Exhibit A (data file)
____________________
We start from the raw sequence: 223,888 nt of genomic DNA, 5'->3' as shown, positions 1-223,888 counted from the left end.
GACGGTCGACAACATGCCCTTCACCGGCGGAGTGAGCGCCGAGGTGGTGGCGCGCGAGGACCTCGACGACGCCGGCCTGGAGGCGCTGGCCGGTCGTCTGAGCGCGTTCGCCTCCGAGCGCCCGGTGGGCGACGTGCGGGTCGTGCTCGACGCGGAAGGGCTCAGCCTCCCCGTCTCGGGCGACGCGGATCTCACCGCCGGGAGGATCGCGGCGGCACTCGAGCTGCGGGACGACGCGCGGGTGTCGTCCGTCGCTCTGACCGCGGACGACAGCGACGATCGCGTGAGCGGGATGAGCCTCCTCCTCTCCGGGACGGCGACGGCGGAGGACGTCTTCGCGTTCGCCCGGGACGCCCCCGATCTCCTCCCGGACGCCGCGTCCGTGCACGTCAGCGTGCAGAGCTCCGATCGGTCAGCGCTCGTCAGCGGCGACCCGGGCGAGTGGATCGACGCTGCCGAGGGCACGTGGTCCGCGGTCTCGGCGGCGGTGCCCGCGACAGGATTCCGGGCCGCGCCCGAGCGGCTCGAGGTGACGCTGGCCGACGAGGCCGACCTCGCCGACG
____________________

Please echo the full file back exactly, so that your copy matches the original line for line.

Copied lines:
We start from the raw sequence: 223,888 nt of genomic DNA, 5'->3' as shown, positions 1-223,888 counted from the left end.
GACGGTCGACAACATGCCCTTCACCGGCGGAGTGAGCGCCGAGGTGGTGGCGCGCGAGGACCTCGACGACGCCGGCCTGGAGGCGCTGGCCGGTCGTCTGAGCGCGTTCGCCTCCGAGCGCCCGGTGGGCGACGTGCGGGTCGTGCTCGACGCGGAAGGGCTCAGCCTCCCCGTCTCGGGCGACGCGGATCTCACCGCCGGGAGGATCGCGGCGGCACTCGAGCTGCGGGACGACGCGCGGGTGTCGTCCGTCGCTCTGACCGCGGACGACAGCGACGATCGCGTGAGCGGGATGAGCCTCCTCCTCTCCGGGACGGCGACGGCGGAGGACGTCTTCGCGTTCGCCCGGGACGCCCCCGATCTCCTCCCGGACGCCGCGTCCGTGCACGTCAGCGTGCAGAGCTCCGATCGGTCAGCGCTCGTCAGCGGCGACCCGGGCGAGTGGATCGACGCTGCCGAGGGCACGTGGTCCGCGGTCTCGGCGGCGGTGCCCGCGACAGGATTCCGGGCCGCGCCCGAGCGGCTCGAGGTGACGCTGGCCGACGAGGCCGACCTCGCCGACG